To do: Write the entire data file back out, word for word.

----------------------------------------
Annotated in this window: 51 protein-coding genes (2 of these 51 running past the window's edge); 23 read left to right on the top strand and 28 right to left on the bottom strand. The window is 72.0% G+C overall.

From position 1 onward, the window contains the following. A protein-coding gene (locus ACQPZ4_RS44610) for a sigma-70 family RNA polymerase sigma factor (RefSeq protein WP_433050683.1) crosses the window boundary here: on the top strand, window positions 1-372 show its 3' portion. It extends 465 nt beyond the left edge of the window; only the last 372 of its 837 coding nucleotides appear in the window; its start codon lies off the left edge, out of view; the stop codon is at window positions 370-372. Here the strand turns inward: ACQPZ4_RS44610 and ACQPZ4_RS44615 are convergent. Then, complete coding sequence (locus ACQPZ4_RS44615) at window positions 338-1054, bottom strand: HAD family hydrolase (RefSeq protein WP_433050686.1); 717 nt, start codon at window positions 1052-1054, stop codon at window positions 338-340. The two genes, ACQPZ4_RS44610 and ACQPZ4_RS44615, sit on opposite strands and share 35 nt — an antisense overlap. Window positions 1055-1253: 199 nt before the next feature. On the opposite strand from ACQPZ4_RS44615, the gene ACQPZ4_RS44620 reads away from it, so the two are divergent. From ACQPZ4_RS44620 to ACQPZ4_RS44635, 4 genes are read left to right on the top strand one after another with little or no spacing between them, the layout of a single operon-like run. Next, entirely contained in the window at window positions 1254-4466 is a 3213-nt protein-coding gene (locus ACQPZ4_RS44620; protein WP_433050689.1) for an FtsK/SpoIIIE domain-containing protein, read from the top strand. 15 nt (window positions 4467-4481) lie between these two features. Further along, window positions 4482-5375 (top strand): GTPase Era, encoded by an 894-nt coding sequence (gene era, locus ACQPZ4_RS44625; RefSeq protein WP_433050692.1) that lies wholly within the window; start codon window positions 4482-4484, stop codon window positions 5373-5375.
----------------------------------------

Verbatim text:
Annotated in this window: 51 protein-coding genes (2 of these 51 running past the window's edge); 23 read left to right on the top strand and 28 right to left on the bottom strand. The window is 72.0% G+C overall.

From position 1 onward, the window contains the following. A protein-coding gene (locus ACQPZ4_RS44610) for a sigma-70 family RNA polymerase sigma factor (RefSeq protein WP_433050683.1) crosses the window boundary here: on the top strand, window positions 1-372 show its 3' portion. It extends 465 nt beyond the left edge of the window; only the last 372 of its 837 coding nucleotides appear in the window; its start codon lies off the left edge, out of view; the stop codon is at window positions 370-372. Here the strand turns inward: ACQPZ4_RS44610 and ACQPZ4_RS44615 are convergent. Then, complete coding sequence (locus ACQPZ4_RS44615) at window positions 338-1054, bottom strand: HAD family hydrolase (RefSeq protein WP_433050686.1); 717 nt, start codon at window positions 1052-1054, stop codon at window positions 338-340. The two genes, ACQPZ4_RS44610 and ACQPZ4_RS44615, sit on opposite strands and share 35 nt — an antisense overlap. Window positions 1055-1253: 199 nt before the next feature. On the opposite strand from ACQPZ4_RS44615, the gene ACQPZ4_RS44620 reads away from it, so the two are divergent. From ACQPZ4_RS44620 to ACQPZ4_RS44635, 4 genes are read left to right on the top strand one after another with little or no spacing between them, the layout of a single operon-like run. Next, entirely contained in the window at window positions 1254-4466 is a 3213-nt protein-coding gene (locus ACQPZ4_RS44620; protein WP_433050689.1) for an FtsK/SpoIIIE domain-containing protein, read from the top strand. 15 nt (window positions 4467-4481) lie between these two features. Further along, window positions 4482-5375 (top strand): GTPase Era, encoded by an 894-nt coding sequence (gene era, locus ACQPZ4_RS44625; RefSeq protein WP_433050692.1) that lies wholly within the window; start codon window positions 4482-4484, stop codon window positions 5373-5375.